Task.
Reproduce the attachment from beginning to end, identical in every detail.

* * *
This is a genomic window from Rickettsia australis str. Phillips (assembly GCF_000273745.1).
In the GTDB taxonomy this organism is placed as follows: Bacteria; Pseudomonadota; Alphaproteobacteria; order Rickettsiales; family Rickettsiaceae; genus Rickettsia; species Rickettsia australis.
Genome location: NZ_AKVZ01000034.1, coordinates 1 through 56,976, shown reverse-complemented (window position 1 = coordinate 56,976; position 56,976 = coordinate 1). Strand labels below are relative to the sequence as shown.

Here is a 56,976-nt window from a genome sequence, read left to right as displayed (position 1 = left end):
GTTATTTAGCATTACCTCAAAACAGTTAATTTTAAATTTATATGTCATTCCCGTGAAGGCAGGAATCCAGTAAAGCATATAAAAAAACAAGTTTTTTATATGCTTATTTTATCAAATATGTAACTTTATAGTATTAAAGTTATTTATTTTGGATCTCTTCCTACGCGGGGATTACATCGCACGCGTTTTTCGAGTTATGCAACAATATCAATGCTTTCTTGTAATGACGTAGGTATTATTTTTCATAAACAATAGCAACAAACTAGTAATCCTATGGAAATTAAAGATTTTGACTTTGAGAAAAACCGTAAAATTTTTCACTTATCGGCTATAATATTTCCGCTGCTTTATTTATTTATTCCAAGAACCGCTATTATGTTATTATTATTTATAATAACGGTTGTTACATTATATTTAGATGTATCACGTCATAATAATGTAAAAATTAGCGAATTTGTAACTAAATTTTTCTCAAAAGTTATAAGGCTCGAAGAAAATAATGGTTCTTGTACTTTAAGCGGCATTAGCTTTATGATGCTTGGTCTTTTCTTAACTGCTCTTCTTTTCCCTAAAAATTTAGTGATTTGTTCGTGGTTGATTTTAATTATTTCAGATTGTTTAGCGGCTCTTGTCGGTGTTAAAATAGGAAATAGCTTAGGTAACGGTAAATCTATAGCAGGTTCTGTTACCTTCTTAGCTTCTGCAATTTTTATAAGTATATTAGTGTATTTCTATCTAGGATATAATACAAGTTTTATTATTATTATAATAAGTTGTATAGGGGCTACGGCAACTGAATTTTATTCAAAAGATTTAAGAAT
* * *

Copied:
This is a genomic window from Rickettsia australis str. Phillips (assembly GCF_000273745.1).
In the GTDB taxonomy this organism is placed as follows: Bacteria; Pseudomonadota; Alphaproteobacteria; order Rickettsiales; family Rickettsiaceae; genus Rickettsia; species Rickettsia australis.
Genome location: NZ_AKVZ01000034.1, coordinates 1 through 56,976, shown reverse-complemented (window position 1 = coordinate 56,976; position 56,976 = coordinate 1). Strand labels below are relative to the sequence as shown.

Here is a 56,976-nt window from a genome sequence, read left to right as displayed (position 1 = left end):
GTTATTTAGCATTACCTCAAAACAGTTAATTTTAAATTTATATGTCATTCCCGTGAAGGCAGGAATCCAGTAAAGCATATAAAAAAACAAGTTTTTTATATGCTTATTTTATCAAATATGTAACTTTATAGTATTAAAGTTATTTATTTTGGATCTCTTCCTACGCGGGGATTACATCGCACGCGTTTTTCGAGTTATGCAACAATATCAATGCTTTCTTGTAATGACGTAGGTATTATTTTTCATAAACAATAGCAACAAACTAGTAATCCTATGGAAATTAAAGATTTTGACTTTGAGAAAAACCGTAAAATTTTTCACTTATCGGCTATAATATTTCCGCTGCTTTATTTATTTATTCCAAGAACCGCTATTATGTTATTATTATTTATAATAACGGTTGTTACATTATATTTAGATGTATCACGTCATAATAATGTAAAAATTAGCGAATTTGTAACTAAATTTTTCTCAAAAGTTATAAGGCTCGAAGAAAATAATGGTTCTTGTACTTTAAGCGGCATTAGCTTTATGATGCTTGGTCTTTTCTTAACTGCTCTTCTTTTCCCTAAAAATTTAGTGATTTGTTCGTGGTTGATTTTAATTATTTCAGATTGTTTAGCGGCTCTTGTCGGTGTTAAAATAGGAAATAGCTTAGGTAACGGTAAATCTATAGCAGGTTCTGTTACCTTCTTAGCTTCTGCAATTTTTATAAGTATATTAGTGTATTTCTATCTAGGATATAATACAAGTTTTATTATTATTATAATAAGTTGTATAGGGGCTACGGCAACTGAATTTTATTCAAAAGATTTAAGAAT